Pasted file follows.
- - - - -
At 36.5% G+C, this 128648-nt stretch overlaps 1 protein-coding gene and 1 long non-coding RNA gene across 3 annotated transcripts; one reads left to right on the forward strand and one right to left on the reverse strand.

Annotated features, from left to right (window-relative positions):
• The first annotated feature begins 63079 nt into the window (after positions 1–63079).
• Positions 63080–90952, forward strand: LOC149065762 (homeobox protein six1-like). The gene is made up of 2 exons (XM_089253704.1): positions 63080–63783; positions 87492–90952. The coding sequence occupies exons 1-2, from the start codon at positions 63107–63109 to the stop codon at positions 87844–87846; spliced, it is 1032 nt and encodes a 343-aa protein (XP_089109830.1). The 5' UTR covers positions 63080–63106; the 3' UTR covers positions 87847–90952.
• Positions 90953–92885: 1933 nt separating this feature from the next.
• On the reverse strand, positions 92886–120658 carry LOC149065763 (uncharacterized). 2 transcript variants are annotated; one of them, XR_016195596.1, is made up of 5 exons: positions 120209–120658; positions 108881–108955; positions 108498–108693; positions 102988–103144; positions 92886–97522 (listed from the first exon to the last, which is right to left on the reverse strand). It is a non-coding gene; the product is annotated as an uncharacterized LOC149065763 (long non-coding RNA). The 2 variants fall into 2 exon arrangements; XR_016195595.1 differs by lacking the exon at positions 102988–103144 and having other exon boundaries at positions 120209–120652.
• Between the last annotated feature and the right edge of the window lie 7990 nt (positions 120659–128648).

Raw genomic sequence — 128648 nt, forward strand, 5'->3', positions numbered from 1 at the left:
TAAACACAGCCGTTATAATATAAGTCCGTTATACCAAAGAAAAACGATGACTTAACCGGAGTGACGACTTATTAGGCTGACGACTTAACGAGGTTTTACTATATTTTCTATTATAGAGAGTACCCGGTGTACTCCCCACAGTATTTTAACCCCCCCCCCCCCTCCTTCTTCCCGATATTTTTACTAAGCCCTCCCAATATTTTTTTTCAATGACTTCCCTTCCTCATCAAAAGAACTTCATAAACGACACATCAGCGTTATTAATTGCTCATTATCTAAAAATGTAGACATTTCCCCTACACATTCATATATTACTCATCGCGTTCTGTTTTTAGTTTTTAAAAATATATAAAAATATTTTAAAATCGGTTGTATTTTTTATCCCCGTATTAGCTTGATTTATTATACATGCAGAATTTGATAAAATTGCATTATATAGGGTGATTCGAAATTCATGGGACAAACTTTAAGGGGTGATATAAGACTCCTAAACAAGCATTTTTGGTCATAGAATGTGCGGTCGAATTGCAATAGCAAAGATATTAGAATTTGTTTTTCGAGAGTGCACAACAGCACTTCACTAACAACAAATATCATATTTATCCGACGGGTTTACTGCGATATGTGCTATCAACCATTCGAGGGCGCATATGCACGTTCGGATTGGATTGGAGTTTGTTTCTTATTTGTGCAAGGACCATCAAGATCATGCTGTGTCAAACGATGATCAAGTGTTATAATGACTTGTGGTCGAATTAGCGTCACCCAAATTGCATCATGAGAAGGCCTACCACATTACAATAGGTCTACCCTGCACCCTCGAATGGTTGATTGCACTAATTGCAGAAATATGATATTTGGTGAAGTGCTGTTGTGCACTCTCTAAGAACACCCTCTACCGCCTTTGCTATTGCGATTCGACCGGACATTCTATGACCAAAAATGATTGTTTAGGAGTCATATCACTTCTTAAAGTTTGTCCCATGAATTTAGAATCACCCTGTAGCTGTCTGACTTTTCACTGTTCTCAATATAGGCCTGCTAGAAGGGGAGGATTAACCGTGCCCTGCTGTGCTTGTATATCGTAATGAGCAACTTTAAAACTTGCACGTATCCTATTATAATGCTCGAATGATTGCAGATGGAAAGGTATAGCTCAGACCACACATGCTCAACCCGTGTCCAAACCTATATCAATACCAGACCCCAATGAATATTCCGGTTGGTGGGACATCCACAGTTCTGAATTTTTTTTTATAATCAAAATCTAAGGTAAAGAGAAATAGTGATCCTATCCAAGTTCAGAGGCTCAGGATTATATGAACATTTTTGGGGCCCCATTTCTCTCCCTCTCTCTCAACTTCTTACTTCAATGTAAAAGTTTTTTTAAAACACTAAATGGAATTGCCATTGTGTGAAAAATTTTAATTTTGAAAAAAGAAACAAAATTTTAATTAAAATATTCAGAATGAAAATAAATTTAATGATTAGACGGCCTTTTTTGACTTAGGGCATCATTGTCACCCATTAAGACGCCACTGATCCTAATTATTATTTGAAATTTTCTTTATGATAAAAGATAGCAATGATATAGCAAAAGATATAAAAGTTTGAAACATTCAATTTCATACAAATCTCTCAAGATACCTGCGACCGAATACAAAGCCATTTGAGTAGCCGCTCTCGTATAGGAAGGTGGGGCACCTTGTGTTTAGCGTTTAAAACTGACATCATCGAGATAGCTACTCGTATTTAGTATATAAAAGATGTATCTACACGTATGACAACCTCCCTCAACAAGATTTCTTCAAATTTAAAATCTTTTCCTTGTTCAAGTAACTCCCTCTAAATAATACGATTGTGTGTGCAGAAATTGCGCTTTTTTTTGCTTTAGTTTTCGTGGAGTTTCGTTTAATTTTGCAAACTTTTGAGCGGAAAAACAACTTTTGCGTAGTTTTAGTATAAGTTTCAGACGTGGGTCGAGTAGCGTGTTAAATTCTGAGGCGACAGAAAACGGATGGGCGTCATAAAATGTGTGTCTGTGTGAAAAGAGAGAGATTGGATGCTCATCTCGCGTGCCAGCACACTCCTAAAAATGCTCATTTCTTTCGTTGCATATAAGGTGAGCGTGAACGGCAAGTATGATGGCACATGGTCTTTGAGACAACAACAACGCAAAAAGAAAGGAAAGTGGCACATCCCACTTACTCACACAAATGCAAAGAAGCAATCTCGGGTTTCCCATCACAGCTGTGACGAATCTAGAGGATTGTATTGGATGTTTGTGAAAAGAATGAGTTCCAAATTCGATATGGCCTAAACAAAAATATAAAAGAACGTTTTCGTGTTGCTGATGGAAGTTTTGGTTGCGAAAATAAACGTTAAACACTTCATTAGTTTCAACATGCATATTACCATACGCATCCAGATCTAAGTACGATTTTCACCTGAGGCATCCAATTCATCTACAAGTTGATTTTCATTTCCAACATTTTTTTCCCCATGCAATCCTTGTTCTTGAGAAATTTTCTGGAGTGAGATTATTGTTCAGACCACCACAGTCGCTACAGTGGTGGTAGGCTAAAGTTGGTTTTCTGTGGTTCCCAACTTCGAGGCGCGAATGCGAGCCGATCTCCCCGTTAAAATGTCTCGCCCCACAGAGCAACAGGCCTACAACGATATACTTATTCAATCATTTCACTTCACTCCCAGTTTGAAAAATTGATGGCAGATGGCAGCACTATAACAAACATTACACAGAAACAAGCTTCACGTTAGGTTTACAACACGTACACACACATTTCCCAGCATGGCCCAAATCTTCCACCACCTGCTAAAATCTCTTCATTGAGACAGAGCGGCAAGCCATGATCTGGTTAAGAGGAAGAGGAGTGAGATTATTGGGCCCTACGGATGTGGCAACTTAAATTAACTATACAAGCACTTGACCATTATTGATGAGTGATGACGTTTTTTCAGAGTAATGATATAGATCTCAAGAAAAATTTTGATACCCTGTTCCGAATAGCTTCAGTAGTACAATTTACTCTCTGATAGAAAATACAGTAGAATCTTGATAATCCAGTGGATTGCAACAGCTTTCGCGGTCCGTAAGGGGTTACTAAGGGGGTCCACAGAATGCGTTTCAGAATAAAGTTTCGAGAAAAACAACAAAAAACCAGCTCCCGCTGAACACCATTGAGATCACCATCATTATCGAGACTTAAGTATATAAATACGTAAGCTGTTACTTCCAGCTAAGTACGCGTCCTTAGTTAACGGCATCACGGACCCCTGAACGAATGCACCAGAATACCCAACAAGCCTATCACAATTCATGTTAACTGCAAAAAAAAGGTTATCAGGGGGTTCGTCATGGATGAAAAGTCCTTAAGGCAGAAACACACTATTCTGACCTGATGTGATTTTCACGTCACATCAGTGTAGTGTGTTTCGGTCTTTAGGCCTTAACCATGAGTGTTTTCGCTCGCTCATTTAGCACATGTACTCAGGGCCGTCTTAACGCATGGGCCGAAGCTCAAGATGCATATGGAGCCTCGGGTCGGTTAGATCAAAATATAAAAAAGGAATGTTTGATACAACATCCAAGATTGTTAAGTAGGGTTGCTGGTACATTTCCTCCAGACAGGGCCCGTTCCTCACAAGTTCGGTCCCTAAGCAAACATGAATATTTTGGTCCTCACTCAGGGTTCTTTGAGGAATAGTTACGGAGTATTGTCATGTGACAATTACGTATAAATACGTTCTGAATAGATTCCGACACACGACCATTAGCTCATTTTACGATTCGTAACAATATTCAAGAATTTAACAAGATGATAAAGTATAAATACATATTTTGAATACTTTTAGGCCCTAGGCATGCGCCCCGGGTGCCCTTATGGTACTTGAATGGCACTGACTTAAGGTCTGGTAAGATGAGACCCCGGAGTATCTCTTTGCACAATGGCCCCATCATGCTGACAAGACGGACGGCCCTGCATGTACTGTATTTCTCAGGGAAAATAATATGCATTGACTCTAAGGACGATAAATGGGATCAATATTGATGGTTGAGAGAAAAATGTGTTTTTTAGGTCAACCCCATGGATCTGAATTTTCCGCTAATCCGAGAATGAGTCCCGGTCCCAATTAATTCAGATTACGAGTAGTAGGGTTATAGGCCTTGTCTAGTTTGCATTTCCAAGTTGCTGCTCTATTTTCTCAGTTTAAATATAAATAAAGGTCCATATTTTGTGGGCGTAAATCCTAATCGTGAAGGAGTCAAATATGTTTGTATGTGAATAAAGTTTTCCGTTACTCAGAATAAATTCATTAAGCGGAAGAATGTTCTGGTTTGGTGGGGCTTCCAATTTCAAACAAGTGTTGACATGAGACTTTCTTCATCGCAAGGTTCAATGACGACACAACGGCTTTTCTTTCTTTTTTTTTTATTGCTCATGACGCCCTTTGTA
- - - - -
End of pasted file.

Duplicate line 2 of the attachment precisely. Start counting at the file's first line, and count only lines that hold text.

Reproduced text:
Annotated features, from left to right (window-relative positions):